PORT-AU-PRINCE, Haiti — The lights of the casino above this wrecked city beckoned as gamblers in freshly pressed clothes streamed to the roulette table and slot machines. In a restaurant nearby, diners quaffed Veuve Clicquot Ponsardin Champagne and ate New Zealand lamb chops at prices rivaling those in Manhattan.
A few yards away, hundreds of families displaced by the earthquake languished under tents and tarps, bathing themselves from buckets and relieving themselves in the street as barefoot children frolicked on pavement strewn with garbage.
This is the Pétionville district of Port-au-Prince, a hillside bastion of Haiti’s well-heeled where a mangled sense of normalcy has taken hold after the earthquake in January. Business is bustling at the lavish boutiques, restaurants and nightclubs that have reopened in the breezy hills above the capital, while thousands of homeless and hungry people camp in the streets around them, sometimes literally on their doorstep.
“The rich people sometimes need to step over us to get inside,” said Judith Pierre, 28, a maid who has lived for weeks in a tent with her two daughters in front of Magdoos, a chic Lebanese restaurant where diners relax in a garden and smoke flavored tobacco from hookahs. Chauffeurs for some of the customers inside lined up sport utility vehicles next to Ms. Pierre’s tent on the sidewalk near the entrance.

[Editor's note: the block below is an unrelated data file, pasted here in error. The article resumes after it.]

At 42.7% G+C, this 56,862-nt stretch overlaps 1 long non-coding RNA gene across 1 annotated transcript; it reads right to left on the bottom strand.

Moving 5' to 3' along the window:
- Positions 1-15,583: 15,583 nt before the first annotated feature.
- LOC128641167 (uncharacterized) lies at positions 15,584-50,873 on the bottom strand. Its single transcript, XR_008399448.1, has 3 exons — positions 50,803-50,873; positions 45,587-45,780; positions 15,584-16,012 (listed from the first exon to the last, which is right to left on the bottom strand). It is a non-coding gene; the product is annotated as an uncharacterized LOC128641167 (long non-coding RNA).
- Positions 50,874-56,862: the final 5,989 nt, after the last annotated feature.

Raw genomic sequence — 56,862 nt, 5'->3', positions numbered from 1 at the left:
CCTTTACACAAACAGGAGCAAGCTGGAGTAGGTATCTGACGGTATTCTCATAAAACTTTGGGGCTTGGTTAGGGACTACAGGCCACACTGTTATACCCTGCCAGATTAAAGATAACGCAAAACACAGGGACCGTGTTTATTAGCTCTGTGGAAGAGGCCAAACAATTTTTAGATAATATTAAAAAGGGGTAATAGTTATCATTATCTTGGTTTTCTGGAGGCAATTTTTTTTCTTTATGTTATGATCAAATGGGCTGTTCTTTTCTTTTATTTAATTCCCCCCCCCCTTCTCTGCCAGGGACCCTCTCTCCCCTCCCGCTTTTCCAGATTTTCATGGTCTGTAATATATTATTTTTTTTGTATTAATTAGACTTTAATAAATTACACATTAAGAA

Haiti has long had glaring inequality, with tiny pockets of wealth persisting amid extreme poverty, and Pétionville itself was economically mixed before the earthquake, with poor families living near the gated mansions and villas of the rich.
But the disaster has focused new attention on this gap, making for surreal contrasts along the streets above Port-au-Prince’s central districts. People in tent camps reeking of sewage are living in areas where prosperous Haitians, foreign aid workers and diplomats come to spend their money and unwind. Often, just a gate and a private guard armed with a 12-gauge shotgun separate the newly homeless from establishments like Les Galeries Rivoli, a boutique where wealthy Haitians and foreigners shop for Raymond Weil watches and Izod shirts.
“There’s nothing logical about what’s going on right now,” said Tatiana Wah, a Haitian planning expert at Columbia University who is living in Pétionville and working as an adviser to Haiti’s government. Ms. Wah said the revelry at some nightclubs near her home, which are frequented by rich Haitians and foreigners, was now as loud — or louder — than before the earthquake.